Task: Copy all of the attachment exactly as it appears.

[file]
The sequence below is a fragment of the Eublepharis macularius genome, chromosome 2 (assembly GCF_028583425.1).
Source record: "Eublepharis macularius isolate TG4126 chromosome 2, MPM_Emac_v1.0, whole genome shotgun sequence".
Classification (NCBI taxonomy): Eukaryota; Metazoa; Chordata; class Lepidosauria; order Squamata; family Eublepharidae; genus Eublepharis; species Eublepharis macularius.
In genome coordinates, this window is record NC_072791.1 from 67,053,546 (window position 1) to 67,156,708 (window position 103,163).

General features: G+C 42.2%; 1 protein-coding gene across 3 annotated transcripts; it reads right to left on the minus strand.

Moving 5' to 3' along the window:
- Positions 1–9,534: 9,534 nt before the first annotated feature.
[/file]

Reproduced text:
The sequence below is a fragment of the Eublepharis macularius genome, chromosome 2 (assembly GCF_028583425.1).
Source record: "Eublepharis macularius isolate TG4126 chromosome 2, MPM_Emac_v1.0, whole genome shotgun sequence".
Classification (NCBI taxonomy): Eukaryota; Metazoa; Chordata; class Lepidosauria; order Squamata; family Eublepharidae; genus Eublepharis; species Eublepharis macularius.
In genome coordinates, this window is record NC_072791.1 from 67,053,546 (window position 1) to 67,156,708 (window position 103,163).

General features: G+C 42.2%; 1 protein-coding gene across 3 annotated transcripts; it reads right to left on the minus strand.

Moving 5' to 3' along the window:
- Positions 1–9,534: 9,534 nt before the first annotated feature.